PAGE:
When applying for a non-molestation or occupation order, it is often possible to get an injunction on the same day as the application, due to the nature of the issue.  

What is the Protection from Harassment Act 1997?

Encompassing any behaviour that causes alarm or distress to the victim, the Protection from Harassment Act 1997 is designed to safeguard individuals from harassment, plus any other offences that cause fear of violence. Originally focused solely on stalking offences, it has since evolved to also include racial and anti-social behaviour, and carries a maximum sentence of 10 years’ imprisonment, and/or an unlimited fine. 

How can Eric Robinson Solicitors help protect sufferers of domestic abuse? 

We are here to support you, deal with all the legalities around your domestic abuse case and help you feel safe. Your dedicated solicitor will provide actionable advice on how to deal with your personal circumstances, and we will complete all the necessary paperwork seeking the court orders required to get the correct injunctions in place for yourself and your family (if applicable). We strongly believe that no one should suffer in silence, so if you feel you are a victim of abuse, you can read our top tips for dealing with domestic abuse, or get in contact with your closest office to book a consultation to discuss your case in detail.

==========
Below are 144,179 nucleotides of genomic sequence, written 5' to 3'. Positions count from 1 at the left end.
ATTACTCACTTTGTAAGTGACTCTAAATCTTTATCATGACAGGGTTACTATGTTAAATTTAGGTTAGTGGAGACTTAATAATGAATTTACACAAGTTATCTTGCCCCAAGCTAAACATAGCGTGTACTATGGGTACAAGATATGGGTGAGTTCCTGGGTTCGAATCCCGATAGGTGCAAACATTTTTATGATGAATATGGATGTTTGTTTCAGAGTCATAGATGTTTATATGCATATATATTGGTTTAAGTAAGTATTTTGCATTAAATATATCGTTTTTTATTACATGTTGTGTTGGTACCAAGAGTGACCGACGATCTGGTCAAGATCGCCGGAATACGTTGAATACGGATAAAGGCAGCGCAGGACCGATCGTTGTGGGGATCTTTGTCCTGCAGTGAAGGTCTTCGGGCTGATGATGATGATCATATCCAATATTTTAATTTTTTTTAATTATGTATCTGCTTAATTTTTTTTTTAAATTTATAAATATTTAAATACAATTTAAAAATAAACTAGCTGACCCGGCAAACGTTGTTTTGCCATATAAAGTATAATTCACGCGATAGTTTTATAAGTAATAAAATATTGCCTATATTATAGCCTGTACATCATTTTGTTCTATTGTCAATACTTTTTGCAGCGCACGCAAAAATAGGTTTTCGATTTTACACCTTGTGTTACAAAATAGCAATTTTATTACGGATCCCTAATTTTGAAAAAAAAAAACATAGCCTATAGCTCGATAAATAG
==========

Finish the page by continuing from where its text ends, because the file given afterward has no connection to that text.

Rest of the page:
Am I being domestically abused?

Domestic abuse is defined as a pattern of behaviour between two personally connected people, where one person is abusive on a physical, sexual, violent, controlling, coercive, psychological, financial or emotional level. If you think you are being domestically abused, it is important to contact your local police station to report the incident. This can be done up to two years after the abuse took place.

How can I protect myself if I am the victim of domestic abuse?

Domestic abuse is more common than you may think. It is said to affect one in four women and one in six men in their lifetime, so you are certainly not alone, but you’re not a statistic either.

If you have suffered domestic abuse then it is your right to take steps to protect yourself from it happening again. Abusers often rely on the fact that abuse often goes unreported, or is only reported at a later stage. They retain control by believing – and forcing you to believe – that you won’t report what is happening, but by telling someone what has been going on, you get some of that control back.

What should you do if you feel at risk of immediate harm?

If you feel at immediate risk of harm, you may need to call the Police for protection. The Police have powers to help. Although there is no specific crime of domestic abuse, many forms of domestic abuse are crimes and can be investigated and prosecuted.

The Police have powers to put protections in place while they are investigating what happened. They might place a condition on your abuser preventing them from coming to your home, or a condition which requires them to leave. There are a range of options depending on the circumstances. There are also independent organisations which can help – refuges and domestic abuse charities, for example.

How to report domestic abuse?

The easiest way to report domestic abuse is to contact your local police station. You can call them directly or visit in person and speak to someone who is specially trained in dealing with domestic complications. If this isn’t possible, you can call 101 in non-emergency situations, or 999 if it is an emergency.

Can you report abuse years later?

You have up to two years to report any instances of domestic abuse. This timeline was extended by the Government in January 2022.